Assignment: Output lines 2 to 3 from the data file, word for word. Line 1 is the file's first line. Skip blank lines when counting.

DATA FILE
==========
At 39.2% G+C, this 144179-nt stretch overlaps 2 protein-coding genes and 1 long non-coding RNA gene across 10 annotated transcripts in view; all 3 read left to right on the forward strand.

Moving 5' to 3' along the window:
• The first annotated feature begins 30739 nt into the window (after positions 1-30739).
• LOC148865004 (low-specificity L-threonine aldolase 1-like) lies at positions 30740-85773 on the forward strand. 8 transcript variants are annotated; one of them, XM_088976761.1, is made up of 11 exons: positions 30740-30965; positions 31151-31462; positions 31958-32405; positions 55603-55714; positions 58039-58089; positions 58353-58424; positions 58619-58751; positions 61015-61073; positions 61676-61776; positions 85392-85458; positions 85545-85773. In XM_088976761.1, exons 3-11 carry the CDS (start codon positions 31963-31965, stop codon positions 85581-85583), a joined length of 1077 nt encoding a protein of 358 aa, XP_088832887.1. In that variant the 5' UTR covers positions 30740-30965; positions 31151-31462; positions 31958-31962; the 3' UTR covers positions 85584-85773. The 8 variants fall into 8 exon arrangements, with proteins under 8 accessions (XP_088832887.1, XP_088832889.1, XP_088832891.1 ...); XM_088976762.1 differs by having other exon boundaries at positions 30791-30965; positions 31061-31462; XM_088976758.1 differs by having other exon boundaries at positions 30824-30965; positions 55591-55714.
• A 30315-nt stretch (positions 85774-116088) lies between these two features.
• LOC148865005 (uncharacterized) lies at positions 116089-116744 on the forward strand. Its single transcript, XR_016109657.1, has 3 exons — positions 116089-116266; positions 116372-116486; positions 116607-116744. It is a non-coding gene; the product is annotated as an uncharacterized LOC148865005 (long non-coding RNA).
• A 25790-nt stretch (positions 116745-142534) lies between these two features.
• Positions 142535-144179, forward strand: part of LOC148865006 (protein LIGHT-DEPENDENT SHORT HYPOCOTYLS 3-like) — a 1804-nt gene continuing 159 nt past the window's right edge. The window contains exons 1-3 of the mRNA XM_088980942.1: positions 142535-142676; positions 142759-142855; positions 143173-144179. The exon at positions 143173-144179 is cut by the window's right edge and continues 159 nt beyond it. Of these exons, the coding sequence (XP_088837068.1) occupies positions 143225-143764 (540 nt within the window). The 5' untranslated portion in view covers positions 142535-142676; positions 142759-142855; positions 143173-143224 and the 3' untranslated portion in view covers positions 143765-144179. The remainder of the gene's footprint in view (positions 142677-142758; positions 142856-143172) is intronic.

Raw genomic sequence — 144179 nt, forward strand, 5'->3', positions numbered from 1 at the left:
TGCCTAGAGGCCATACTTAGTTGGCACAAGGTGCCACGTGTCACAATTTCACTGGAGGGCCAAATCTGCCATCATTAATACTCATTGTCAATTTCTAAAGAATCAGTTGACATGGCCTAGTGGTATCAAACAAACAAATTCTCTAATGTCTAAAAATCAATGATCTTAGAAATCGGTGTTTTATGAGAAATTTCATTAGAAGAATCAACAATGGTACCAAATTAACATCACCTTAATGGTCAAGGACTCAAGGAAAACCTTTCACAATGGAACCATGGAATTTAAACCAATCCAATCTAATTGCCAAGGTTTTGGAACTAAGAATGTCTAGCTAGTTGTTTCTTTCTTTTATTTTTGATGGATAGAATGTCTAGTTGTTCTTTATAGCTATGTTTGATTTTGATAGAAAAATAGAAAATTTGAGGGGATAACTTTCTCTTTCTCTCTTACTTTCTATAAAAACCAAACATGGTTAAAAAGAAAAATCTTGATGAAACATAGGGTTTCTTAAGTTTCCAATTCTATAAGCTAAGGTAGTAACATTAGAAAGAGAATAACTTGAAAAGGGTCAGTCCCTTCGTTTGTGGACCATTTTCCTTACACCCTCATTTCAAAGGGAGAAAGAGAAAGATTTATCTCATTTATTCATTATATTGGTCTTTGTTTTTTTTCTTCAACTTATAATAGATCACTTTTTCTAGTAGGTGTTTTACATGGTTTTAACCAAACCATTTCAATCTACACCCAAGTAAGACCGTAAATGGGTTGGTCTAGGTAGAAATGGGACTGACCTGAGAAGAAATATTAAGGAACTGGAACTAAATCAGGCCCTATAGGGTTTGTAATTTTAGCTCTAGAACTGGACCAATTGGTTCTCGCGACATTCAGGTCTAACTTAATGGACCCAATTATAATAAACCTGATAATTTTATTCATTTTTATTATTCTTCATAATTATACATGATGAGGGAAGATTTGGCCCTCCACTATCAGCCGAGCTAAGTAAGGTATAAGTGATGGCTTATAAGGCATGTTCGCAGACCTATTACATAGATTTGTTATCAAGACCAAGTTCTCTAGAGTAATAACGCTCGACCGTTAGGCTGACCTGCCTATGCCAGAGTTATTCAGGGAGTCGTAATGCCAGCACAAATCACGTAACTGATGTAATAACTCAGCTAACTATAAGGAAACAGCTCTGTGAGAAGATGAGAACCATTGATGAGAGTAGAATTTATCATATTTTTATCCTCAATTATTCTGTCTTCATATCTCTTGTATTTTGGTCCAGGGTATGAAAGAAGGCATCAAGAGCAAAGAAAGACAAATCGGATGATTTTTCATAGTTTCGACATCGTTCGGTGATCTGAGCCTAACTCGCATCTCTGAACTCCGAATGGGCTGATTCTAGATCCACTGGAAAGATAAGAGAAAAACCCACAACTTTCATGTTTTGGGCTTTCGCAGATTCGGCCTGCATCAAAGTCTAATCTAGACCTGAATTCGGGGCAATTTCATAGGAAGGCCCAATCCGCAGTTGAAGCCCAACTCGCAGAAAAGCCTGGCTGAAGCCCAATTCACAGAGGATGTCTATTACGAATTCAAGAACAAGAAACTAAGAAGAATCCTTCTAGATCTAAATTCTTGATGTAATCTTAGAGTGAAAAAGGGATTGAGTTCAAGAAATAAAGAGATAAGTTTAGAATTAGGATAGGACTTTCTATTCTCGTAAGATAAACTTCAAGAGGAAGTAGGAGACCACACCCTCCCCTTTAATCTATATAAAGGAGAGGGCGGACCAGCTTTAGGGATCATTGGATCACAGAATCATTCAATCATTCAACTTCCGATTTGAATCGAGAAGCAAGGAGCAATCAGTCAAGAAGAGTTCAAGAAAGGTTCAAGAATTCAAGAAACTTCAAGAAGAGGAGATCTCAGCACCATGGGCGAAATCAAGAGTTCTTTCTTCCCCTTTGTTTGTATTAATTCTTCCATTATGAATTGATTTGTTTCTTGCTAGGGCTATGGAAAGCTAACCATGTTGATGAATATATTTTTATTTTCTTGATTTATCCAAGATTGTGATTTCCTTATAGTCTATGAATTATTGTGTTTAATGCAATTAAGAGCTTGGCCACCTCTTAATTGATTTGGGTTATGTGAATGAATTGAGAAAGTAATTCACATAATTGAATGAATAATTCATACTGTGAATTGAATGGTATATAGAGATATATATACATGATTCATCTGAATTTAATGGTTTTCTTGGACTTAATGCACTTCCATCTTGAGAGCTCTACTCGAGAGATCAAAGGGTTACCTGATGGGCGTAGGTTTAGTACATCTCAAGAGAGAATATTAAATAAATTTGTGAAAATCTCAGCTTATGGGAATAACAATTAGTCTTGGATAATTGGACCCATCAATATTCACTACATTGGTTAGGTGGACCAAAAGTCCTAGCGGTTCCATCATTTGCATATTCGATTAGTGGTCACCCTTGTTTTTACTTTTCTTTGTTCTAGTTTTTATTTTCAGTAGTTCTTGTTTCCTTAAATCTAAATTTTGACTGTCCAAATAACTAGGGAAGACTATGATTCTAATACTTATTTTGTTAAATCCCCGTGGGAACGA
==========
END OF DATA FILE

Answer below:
Moving 5' to 3' along the window:
• The first annotated feature begins 30739 nt into the window (after positions 1-30739).